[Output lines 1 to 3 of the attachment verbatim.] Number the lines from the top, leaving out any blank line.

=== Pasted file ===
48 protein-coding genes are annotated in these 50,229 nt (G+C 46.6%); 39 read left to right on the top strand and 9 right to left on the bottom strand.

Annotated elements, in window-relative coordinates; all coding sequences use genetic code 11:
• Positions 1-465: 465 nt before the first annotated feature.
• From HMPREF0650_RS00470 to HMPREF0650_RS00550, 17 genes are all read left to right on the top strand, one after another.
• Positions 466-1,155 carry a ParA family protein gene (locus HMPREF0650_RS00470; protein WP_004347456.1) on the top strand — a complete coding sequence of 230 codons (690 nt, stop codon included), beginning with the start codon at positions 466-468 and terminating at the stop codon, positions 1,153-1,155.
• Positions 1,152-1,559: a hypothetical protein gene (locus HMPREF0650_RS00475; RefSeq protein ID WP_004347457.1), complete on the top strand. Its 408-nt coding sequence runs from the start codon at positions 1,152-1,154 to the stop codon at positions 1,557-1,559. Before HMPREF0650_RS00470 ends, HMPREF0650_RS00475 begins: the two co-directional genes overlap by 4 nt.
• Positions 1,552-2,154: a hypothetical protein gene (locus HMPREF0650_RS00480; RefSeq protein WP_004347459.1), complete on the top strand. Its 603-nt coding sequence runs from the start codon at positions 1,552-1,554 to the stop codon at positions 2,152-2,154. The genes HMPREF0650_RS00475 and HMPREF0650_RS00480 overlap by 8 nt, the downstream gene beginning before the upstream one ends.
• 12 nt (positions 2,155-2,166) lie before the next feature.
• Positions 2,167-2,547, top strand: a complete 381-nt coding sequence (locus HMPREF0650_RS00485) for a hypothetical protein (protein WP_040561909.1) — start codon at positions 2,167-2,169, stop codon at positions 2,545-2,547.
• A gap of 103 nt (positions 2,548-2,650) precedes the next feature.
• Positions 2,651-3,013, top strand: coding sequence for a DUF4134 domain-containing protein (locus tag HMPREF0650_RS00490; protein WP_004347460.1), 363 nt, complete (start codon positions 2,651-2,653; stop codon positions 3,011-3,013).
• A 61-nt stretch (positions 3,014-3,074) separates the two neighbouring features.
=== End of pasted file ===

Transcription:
48 protein-coding genes are annotated in these 50,229 nt (G+C 46.6%); 39 read left to right on the top strand and 9 right to left on the bottom strand.

Annotated elements, in window-relative coordinates; all coding sequences use genetic code 11:
• Positions 1-465: 465 nt before the first annotated feature.